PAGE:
If the US is, in fact, changing its policy, as I indicated it might be, that is a serious game changer and we must encourage it. It gives notice to Putin that eventually he will lose the war; the US can re-establish the credibility of its leadership of the democratic world and of NATO; the Chinese will draw an important lesson about US resolve, which will have significant implications for Taiwan; the Russian model will appear much less attractive to the global south and Russian influence will wane; and the impetus towards nuclear proliferation will lessen. Sadly, some European countries will feel let off the hook, and it will be harder to galvanise a united European defence effort.

What can the UK do? Sadly, even in the UK we are still reacting too slowly. The Prime Minister told the Liaison Committee in December that the Ukraine war was

“existential for Euro-Atlantic security”,

but there is little sign of that understanding in our day-to-day politics. The Defence Secretary has said that the UK defence industry must be put on to a war footing, which means that the whole of Government must be mobilised for that effort, and our voters must understand that the sacrifices to fund victory in Ukraine will be far less than the costs of defeat for Ukraine in the longer term.

The UK should build a cross-party assessment, which I think has already been built in this debate, of what needs to be done to move the UK by stages on to a war footing and to increase defence capability and capacity, rather than just talking about increasing the defence budget.

I am going to bring my remarks to a close, if that is all right.

Even if we do not have enough kit to send to Ukraine, we could help the Ukrainians to make more kit themselves and significantly improve our training effort, which we now know is not providing the Ukrainians with the breadth or depth of training needed to win this war—I hope the Government will respond to that point. We must press the White House to understand that Ukraine must be enabled to win this war, or the war is lost. We must also keep encouraging our European allies to follow suit. We can all learn from the way that countries such as Finland and Poland have moved on to a war footing and are building much increased military capacity at less cost.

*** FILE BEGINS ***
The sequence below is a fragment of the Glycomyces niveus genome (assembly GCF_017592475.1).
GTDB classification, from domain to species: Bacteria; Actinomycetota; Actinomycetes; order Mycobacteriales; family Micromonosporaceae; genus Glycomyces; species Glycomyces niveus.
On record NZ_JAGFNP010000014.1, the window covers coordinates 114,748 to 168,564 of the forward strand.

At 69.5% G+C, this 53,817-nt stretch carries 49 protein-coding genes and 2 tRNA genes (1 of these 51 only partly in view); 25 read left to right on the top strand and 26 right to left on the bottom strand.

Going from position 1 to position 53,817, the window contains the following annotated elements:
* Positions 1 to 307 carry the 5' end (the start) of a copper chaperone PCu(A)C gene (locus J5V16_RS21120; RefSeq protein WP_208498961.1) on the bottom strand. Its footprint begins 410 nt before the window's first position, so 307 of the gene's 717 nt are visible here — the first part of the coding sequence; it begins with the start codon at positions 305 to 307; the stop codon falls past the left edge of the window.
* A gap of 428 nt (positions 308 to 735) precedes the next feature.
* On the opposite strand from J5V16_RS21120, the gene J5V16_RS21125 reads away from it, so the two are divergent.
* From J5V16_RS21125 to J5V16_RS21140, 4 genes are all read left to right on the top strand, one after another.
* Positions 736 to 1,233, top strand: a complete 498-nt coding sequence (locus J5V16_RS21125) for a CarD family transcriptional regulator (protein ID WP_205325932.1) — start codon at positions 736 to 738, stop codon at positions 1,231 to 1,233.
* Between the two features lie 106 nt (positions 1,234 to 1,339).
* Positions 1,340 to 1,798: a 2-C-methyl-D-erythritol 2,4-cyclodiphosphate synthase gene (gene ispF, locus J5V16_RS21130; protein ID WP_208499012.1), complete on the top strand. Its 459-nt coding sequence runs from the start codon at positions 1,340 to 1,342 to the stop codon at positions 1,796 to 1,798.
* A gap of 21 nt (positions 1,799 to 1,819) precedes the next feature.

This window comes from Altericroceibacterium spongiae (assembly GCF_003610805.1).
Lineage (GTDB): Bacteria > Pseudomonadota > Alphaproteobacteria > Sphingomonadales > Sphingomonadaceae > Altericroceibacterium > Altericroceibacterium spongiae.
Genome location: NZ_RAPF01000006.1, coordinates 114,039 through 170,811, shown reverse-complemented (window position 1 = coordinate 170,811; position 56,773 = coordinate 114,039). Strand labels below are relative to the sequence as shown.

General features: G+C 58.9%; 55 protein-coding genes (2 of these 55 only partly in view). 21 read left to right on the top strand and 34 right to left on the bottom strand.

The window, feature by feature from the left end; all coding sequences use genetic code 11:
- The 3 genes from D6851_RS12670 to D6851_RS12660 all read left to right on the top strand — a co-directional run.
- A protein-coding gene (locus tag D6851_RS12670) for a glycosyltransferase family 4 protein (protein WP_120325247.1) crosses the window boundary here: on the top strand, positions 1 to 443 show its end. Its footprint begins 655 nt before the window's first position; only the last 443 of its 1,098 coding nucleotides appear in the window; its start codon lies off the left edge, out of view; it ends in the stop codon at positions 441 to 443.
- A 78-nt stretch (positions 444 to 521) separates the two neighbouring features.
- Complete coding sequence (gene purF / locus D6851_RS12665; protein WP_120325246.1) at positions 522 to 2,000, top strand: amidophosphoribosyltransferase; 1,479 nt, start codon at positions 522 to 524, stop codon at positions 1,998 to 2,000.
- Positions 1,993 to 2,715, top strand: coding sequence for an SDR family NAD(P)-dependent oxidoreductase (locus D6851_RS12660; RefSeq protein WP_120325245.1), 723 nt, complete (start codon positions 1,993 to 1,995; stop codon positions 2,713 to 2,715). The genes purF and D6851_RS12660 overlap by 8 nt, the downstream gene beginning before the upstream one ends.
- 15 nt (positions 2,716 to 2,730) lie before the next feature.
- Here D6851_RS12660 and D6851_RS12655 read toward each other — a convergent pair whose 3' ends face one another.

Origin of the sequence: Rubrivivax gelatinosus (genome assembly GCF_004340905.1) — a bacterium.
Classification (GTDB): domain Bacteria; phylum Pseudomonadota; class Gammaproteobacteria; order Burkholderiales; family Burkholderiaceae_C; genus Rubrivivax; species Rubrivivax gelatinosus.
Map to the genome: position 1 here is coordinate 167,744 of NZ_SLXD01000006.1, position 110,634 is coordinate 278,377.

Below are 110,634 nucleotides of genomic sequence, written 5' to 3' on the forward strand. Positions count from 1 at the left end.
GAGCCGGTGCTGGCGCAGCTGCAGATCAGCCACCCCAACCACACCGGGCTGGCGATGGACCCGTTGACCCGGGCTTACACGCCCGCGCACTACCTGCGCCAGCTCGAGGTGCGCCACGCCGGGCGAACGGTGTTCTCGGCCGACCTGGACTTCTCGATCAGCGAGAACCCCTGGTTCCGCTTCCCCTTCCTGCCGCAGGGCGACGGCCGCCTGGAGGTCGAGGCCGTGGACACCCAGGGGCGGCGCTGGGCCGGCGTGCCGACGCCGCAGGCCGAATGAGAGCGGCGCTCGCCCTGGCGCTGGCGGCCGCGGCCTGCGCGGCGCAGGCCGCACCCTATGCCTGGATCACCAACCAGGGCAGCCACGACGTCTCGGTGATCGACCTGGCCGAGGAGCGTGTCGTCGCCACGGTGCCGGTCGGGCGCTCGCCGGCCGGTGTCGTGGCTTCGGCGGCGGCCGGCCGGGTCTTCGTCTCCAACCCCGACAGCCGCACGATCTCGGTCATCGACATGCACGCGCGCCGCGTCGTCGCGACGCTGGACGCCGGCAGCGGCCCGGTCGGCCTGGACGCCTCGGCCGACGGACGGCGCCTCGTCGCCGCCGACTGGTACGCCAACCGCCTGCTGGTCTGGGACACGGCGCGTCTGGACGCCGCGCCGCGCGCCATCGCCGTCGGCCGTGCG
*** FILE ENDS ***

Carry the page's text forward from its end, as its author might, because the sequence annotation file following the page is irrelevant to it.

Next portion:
I would like to begin by reinforcing the parliamentary unity that is enjoyed on this issue. We have discussed it between the Government and official Opposition; well, the same applies to the third party in this Chamber. The SNP stands fully behind the Government’s actions with regard to Ukraine—and that is really something. We do not agree with the Government on very much, so when we do, it is obviously an issue of significant importance to our constituents in Scotland. Even more important is the message that that delivers to international stakeholders, not the least of whom are in Kyiv and Moscow, about the United Kingdom’s position on this.

Consensus is important, but I am certainly no British nationalist, as I have gone to some effort to demonstrate to the House over the last four years. As an impartial observer, perhaps, of the UK’s ambitions and activities in Ukraine to date, I would summarise them as follows: a strong start, but flagging and showing some limited ability to endure. Not all these activities are financial. I point to some tremendously effective decisions that were taken by the former Defence Secretary, the right hon. Member for Wyre and Preston North (Mr Wallace), to issue Challenger tanks to Ukraine. They were of very limited tactical use, but tremendously important to the message sent out. I would like to see the UK Government —whichever Department—manifest equally important signals into this conflict that do not command particularly huge budgetary sums.

The war continues to be central to Putin’s narrative that Russia is under threat, as he seeks to divert attention from his failing economic and social policies. We should expect no let-up in that rhetoric from the Kremlin—to the bitter cost of Russian and Ukrainian civilians alike. Russia has violated almost all significant agreements with Ukraine and NATO; if the war were to end on unfavourable terms for Ukraine, there is every likelihood that Russia would subsequently be emboldened to use force where it sees fit elsewhere. It therefore remains essential for European and western security that Russia’s war of aggression fails.

With the current state of the war set as broadly stalemate, with neither side able to attain air superiority, both struggling to carry out mechanised manoeuvres at scale, and challenges in artillery ammunition supplies, Russia’s wholesale war footing and mobilisation of its industrial base should be a cause for growing concern. We should be concerned that the combined industrial might of the west cannot keep pace with Russia’s ability to manufacture and distribute artillery shells.